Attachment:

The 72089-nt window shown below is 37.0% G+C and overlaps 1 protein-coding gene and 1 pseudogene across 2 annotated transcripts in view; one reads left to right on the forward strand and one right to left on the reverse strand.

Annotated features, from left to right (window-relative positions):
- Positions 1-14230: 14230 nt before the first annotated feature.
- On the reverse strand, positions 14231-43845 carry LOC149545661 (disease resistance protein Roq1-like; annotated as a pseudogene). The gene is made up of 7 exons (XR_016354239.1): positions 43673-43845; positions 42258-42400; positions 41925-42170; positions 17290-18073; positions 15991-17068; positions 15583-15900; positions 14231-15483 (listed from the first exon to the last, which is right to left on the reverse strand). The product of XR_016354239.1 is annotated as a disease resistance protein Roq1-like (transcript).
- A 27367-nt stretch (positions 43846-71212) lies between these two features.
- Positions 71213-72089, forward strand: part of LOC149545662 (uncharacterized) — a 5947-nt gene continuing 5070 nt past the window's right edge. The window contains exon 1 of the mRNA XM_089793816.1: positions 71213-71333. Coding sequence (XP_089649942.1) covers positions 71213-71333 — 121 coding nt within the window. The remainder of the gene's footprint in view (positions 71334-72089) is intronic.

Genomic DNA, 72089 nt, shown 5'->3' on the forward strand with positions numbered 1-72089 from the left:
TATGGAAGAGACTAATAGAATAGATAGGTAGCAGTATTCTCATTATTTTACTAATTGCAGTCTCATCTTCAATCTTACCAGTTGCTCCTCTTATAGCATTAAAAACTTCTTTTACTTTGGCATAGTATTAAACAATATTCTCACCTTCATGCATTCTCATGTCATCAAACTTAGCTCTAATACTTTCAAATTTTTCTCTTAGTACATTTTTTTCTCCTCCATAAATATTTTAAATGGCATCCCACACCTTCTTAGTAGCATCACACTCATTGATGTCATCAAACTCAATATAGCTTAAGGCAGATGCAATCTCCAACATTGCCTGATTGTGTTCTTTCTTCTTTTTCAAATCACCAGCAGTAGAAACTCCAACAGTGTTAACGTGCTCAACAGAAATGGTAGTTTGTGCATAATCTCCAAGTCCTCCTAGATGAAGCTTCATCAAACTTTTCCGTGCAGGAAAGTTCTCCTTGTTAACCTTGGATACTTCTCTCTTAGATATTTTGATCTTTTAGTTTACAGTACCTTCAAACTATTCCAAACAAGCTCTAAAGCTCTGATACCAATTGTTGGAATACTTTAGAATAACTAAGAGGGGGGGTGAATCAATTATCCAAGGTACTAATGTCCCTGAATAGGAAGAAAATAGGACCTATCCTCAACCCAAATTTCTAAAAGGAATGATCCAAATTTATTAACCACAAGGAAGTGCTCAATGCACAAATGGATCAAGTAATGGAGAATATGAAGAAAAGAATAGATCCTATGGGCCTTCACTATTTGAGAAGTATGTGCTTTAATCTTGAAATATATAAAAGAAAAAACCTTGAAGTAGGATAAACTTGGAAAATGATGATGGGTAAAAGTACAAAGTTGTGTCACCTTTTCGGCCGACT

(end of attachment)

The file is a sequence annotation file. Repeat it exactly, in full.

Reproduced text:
The 72089-nt window shown below is 37.0% G+C and overlaps 1 protein-coding gene and 1 pseudogene across 2 annotated transcripts in view; one reads left to right on the forward strand and one right to left on the reverse strand.

Annotated features, from left to right (window-relative positions):
- Positions 1-14230: 14230 nt before the first annotated feature.
- On the reverse strand, positions 14231-43845 carry LOC149545661 (disease resistance protein Roq1-like; annotated as a pseudogene). The gene is made up of 7 exons (XR_016354239.1): positions 43673-43845; positions 42258-42400; positions 41925-42170; positions 17290-18073; positions 15991-17068; positions 15583-15900; positions 14231-15483 (listed from the first exon to the last, which is right to left on the reverse strand). The product of XR_016354239.1 is annotated as a disease resistance protein Roq1-like (transcript).
- A 27367-nt stretch (positions 43846-71212) lies between these two features.
- Positions 71213-72089, forward strand: part of LOC149545662 (uncharacterized) — a 5947-nt gene continuing 5070 nt past the window's right edge. The window contains exon 1 of the mRNA XM_089793816.1: positions 71213-71333. Coding sequence (XP_089649942.1) covers positions 71213-71333 — 121 coding nt within the window. The remainder of the gene's footprint in view (positions 71334-72089) is intronic.

Genomic DNA, 72089 nt, shown 5'->3' on the forward strand with positions numbered 1-72089 from the left:
TATGGAAGAGACTAATAGAATAGATAGGTAGCAGTATTCTCATTATTTTACTAATTGCAGTCTCATCTTCAATCTTACCAGTTGCTCCTCTTATAGCATTAAAAACTTCTTTTACTTTGGCATAGTATTAAACAATATTCTCACCTTCATGCATTCTCATGTCATCAAACTTAGCTCTAATACTTTCAAATTTTTCTCTTAGTACATTTTTTTCTCCTCCATAAATATTTTAAATGGCATCCCACACCTTCTTAGTAGCATCACACTCATTGATGTCATCAAACTCAATATAGCTTAAGGCAGATGCAATCTCCAACATTGCCTGATTGTGTTCTTTCTTCTTTTTCAAATCACCAGCAGTAGAAACTCCAACAGTGTTAACGTGCTCAACAGAAATGGTAGTTTGTGCATAATCTCCAAGTCCTCCTAGATGAAGCTTCATCAAACTTTTCCGTGCAGGAAAGTTCTCCTTGTTAACCTTGGATACTTCTCTCTTAGATATTTTGATCTTTTAGTTTACAGTACCTTCAAACTATTCCAAACAAGCTCTAAAGCTCTGATACCAATTGTTGGAATACTTTAGAATAACTAAGAGGGGGGGTGAATCAATTATCCAAGGTACTAATGTCCCTGAATAGGAAGAAAATAGGACCTATCCTCAACCCAAATTTCTAAAAGGAATGATCCAAATTTATTAACCACAAGGAAGTGCTCAATGCACAAATGGATCAAGTAATGGAGAATATGAAGAAAAGAATAGATCCTATGGGCCTTCACTATTTGAGAAGTATGTGCTTTAATCTTGAAATATATAAAAGAAAAAACCTTGAAGTAGGATAAACTTGGAAAATGATGATGGGTAAAAGTACAAAGTTGTGTCACCTTTTCGGCCGACT